No action on Legacy bill in House before adjournment

The Minnesota House has adjourned without voting on the Legacy bill. That means the Legislature would have to take it up again during an expected special session to approve the state’s budget.

Members had issues with a provision related to the Open Meeting Law and the Lessard Sams Outdoor Heritage Council.

The House initially rejected the conference committee report, but brought it back later without the changes members had requested. Rather than voting on the bill, the House debated it until the midnight deadline.

UPDATE at 8:22 p.m.

The House has voted to reject the Legacy conference report and send the bill back to committee. At issue was the Open Meetings change for the Lessard Sams Outdoor Heritage Council.

Rep. Dean Urdahl, R-Grove City, revealed that it was the reason he had questions about the bill even while serving as co-chair of the conference committee. DFL Rep. Rick Hansen moved to reject the report, and after some discussion, Urdahl agreed.

The House voted 119-14 to reject the conference report. It isn’t yet clear whether the Legacy conference committee will meet before the midnight deadline, but they certainly could, especially if all they plan to change is the Open Meetings provision.

POSTED at 5:49 p.m.:

The Minnesota Senate has approved a bill designating how $450 million in Legacy Amendment funds will be spent in the next two years.

The three-eighths of a cent sales tax voters approved in 2008 is dedicated to funding programs for the outdoors, clean water, parks, and arts and culture.

This year, the fund includes $550,000 for a commission to preserve the State Capitol. Sen. Michael Jungbauer, R-East Bethel, supports the provision.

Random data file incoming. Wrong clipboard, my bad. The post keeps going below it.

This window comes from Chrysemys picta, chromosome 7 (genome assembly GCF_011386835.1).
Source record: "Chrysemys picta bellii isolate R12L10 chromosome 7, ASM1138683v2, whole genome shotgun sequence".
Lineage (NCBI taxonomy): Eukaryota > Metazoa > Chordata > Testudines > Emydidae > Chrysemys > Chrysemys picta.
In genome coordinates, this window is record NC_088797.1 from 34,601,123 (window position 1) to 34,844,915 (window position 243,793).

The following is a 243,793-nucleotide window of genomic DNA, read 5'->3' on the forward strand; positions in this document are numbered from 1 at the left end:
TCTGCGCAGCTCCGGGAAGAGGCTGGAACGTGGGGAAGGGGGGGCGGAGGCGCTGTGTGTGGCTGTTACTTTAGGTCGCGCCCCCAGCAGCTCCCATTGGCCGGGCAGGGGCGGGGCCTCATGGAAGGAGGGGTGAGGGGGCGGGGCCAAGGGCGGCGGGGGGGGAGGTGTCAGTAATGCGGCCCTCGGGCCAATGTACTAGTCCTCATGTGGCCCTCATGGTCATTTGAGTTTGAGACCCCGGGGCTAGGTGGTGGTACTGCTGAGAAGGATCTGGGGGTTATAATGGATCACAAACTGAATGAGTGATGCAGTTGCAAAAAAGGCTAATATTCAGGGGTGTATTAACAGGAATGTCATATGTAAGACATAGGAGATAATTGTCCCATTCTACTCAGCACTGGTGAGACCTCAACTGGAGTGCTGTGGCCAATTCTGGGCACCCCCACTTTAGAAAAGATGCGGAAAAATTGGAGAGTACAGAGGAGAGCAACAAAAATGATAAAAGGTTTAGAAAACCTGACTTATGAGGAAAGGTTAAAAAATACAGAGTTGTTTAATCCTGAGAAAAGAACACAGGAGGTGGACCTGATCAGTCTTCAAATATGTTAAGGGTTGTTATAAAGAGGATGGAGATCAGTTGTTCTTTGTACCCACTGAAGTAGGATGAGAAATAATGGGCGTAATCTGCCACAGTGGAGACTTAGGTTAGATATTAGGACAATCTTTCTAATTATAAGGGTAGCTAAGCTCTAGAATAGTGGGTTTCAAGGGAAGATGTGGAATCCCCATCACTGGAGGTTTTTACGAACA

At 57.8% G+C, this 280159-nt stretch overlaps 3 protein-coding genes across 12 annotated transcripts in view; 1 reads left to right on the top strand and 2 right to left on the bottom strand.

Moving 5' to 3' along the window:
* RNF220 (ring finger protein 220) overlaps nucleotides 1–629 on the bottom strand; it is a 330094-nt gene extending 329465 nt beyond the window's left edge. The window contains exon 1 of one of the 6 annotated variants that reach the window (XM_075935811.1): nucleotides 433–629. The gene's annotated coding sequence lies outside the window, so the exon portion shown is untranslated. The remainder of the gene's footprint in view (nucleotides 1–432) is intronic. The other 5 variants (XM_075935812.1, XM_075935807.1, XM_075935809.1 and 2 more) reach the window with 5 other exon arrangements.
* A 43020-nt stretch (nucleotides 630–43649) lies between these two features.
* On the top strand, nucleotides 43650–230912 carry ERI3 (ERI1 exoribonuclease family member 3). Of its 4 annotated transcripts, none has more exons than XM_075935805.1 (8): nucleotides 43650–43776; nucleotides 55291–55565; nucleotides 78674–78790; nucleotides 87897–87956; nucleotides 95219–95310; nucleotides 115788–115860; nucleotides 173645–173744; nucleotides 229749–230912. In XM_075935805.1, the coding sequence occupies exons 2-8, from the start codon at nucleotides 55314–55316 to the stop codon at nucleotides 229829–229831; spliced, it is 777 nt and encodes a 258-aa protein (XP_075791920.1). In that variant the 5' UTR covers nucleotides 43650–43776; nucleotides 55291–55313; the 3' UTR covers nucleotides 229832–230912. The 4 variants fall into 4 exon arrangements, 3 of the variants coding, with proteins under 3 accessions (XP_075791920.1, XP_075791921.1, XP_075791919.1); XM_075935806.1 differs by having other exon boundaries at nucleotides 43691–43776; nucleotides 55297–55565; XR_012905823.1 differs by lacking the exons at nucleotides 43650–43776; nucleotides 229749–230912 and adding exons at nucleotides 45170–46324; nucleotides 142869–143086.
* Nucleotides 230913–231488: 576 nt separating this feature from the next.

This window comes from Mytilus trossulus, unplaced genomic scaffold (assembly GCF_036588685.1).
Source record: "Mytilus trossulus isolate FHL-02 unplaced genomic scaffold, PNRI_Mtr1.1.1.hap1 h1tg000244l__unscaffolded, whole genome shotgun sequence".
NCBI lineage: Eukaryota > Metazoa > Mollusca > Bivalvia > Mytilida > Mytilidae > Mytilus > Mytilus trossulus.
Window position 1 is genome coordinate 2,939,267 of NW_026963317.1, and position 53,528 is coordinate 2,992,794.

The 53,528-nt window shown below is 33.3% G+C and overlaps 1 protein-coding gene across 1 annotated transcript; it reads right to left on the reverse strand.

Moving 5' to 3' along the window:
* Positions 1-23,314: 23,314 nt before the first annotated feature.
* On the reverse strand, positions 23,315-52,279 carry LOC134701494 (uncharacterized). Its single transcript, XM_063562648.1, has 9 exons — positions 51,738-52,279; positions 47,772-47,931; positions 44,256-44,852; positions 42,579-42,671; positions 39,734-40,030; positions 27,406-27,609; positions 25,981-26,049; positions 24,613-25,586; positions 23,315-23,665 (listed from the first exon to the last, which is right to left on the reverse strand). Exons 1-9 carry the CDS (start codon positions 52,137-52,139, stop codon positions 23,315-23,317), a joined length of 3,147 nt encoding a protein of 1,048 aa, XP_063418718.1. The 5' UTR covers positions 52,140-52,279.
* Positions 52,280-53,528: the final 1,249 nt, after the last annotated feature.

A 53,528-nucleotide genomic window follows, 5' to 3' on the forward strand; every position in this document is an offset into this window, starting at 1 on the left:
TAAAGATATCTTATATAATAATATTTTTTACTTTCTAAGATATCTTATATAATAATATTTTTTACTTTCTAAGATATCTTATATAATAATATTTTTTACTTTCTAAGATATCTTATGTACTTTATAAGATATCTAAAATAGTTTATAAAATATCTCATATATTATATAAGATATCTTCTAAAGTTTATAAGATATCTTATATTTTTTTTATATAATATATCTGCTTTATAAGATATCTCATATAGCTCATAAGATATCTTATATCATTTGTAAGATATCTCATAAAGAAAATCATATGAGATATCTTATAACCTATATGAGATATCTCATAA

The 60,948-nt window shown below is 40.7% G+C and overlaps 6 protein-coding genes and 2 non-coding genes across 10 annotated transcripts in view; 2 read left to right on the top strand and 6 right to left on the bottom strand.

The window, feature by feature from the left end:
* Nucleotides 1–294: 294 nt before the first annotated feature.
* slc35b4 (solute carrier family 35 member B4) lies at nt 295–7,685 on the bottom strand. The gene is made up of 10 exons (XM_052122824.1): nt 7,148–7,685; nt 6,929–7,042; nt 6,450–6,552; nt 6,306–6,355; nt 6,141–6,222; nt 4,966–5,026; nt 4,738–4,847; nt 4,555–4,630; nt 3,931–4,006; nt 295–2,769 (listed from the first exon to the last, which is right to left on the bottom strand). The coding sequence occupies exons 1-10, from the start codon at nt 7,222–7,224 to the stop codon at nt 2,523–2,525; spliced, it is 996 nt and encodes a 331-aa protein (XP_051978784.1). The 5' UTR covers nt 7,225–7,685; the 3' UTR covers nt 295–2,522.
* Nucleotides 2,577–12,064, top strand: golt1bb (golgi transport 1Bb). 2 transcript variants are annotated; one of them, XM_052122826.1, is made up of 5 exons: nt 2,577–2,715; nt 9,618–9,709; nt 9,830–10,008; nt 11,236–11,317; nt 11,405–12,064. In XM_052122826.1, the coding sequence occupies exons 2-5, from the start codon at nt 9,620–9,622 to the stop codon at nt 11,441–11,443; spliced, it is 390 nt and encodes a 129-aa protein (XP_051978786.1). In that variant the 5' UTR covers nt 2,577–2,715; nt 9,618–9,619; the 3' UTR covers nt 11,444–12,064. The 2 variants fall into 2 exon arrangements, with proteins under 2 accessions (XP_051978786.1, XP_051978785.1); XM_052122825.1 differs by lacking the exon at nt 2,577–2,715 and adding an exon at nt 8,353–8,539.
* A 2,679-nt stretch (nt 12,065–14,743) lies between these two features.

“I got a lot of calls and a lot of interest in this bill by having this provision in here, and I think that’s exciting because we do need to take care of this building, we do need to have a vision to keep this building strong and sound for the future and do any additions or anything we need to do so we do the work more efficiently here,” Jungbauer said.

The Senate vote was 54-11.

Sen. Tom Bakk, DFL-Cook, voted against the measure. He said later that he doesn’t have a problem with the bill itself but objected to it being front and center when the budget hasn’t been finished.

“Republicans made it too much of a priority,” Bakk said. “They say we have to pass them when the walls of state government are crumbling.”

The House is expected to take up the final version of the bill later today. One of the provisions generating the most debate had to do with how to split parks and trails money between the metro area and greater Minnesota, but conference committee members said a compromise was reached that gave 38 percent to state parks, 42 percent to metro parks and 20 percent to parks in greater Minnesota.

“That was where the real work was done,” said Sen. Bill Ingebrigtsen, R-Alexandria, who co-chaired the conference committee.

Sen. Terri Bonoff, DFL-Minnetonka, said she still had questions about the parks money, but she said legislators can reassess the funding allocations in the future.

Another change from two years ago is the amount of money being distributed directly to groups. Both the House and Senate Legacy committees showed interest in putting more money into grant programs that groups would have to compete for.

Groups that will have to compete for the money include children’s museums in greater Minnesota and Minnesota Public Radio, which received a direct allocation of $2.65 million in Legacy funds during the last two years. MPR will now compete against other public radio stations for $5.3 million over two years. The criteria for the grants will be determined by the Department of Administration.

One issue that could come up during the House debate is a provision in the bill that puts fewer restrictions on the Lessard Sams Outdoor Heritage Council in terms of their meetings. Under the provision, the council would abide by the part of the Open Meetings Law that applies to the Legislative Citizen Comission on Minnesota Resources, rather than a higher “executive level” groups under the law.

Rep. Mary Murphy, DFL-Hermantown, said she wished lawmakers hadn’t changed anything. But she said she plans to support the bill when the House takes it up this evening.

Comments are closed.